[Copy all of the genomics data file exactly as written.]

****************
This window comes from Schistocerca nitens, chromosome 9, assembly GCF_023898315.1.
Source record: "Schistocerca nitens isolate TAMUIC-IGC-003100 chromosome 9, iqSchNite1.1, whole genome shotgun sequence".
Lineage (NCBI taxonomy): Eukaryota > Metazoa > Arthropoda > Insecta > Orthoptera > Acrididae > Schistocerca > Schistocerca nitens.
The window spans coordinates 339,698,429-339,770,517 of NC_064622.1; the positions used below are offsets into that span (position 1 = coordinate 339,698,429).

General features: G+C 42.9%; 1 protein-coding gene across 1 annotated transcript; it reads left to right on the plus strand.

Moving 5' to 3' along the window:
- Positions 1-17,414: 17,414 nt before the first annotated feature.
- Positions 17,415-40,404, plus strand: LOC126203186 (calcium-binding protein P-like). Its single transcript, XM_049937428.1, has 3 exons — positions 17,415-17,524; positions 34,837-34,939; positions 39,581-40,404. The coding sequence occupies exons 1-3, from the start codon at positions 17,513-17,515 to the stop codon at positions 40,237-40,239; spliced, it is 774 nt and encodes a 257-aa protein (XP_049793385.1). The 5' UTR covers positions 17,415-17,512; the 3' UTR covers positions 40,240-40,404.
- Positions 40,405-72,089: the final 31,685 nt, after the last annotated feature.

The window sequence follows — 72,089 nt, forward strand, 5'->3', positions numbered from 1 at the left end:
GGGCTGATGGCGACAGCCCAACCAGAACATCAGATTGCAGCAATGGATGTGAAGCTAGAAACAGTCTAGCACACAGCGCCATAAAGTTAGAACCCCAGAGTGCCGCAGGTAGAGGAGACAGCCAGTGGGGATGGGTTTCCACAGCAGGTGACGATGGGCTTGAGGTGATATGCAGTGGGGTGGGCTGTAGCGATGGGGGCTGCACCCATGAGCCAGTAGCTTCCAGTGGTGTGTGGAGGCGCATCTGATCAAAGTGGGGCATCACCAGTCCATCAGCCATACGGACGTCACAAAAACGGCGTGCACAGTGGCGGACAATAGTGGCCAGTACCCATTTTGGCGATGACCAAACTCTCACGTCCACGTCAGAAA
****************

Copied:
This window comes from Schistocerca nitens, chromosome 9, assembly GCF_023898315.1.
Source record: "Schistocerca nitens isolate TAMUIC-IGC-003100 chromosome 9, iqSchNite1.1, whole genome shotgun sequence".
Lineage (NCBI taxonomy): Eukaryota > Metazoa > Arthropoda > Insecta > Orthoptera > Acrididae > Schistocerca > Schistocerca nitens.
The window spans coordinates 339,698,429-339,770,517 of NC_064622.1; the positions used below are offsets into that span (position 1 = coordinate 339,698,429).

General features: G+C 42.9%; 1 protein-coding gene across 1 annotated transcript; it reads left to right on the plus strand.

Moving 5' to 3' along the window:
- Positions 1-17,414: 17,414 nt before the first annotated feature.
- Positions 17,415-40,404, plus strand: LOC126203186 (calcium-binding protein P-like). Its single transcript, XM_049937428.1, has 3 exons — positions 17,415-17,524; positions 34,837-34,939; positions 39,581-40,404. The coding sequence occupies exons 1-3, from the start codon at positions 17,513-17,515 to the stop codon at positions 40,237-40,239; spliced, it is 774 nt and encodes a 257-aa protein (XP_049793385.1). The 5' UTR covers positions 17,415-17,512; the 3' UTR covers positions 40,240-40,404.
- Positions 40,405-72,089: the final 31,685 nt, after the last annotated feature.

The window sequence follows — 72,089 nt, forward strand, 5'->3', positions numbered from 1 at the left end:
GGGCTGATGGCGACAGCCCAACCAGAACATCAGATTGCAGCAATGGATGTGAAGCTAGAAACAGTCTAGCACACAGCGCCATAAAGTTAGAACCCCAGAGTGCCGCAGGTAGAGGAGACAGCCAGTGGGGATGGGTTTCCACAGCAGGTGACGATGGGCTTGAGGTGATATGCAGTGGGGTGGGCTGTAGCGATGGGGGCTGCACCCATGAGCCAGTAGCTTCCAGTGGTGTGTGGAGGCGCATCTGATCAAAGTGGGGCATCACCAGTCCATCAGCCATACGGACGTCACAAAAACGGCGTGCACAGTGGCGGACAATAGTGGCCAGTACCCATTTTGGCGATGACCAAACTCTCACGTCCACGTCAGAAA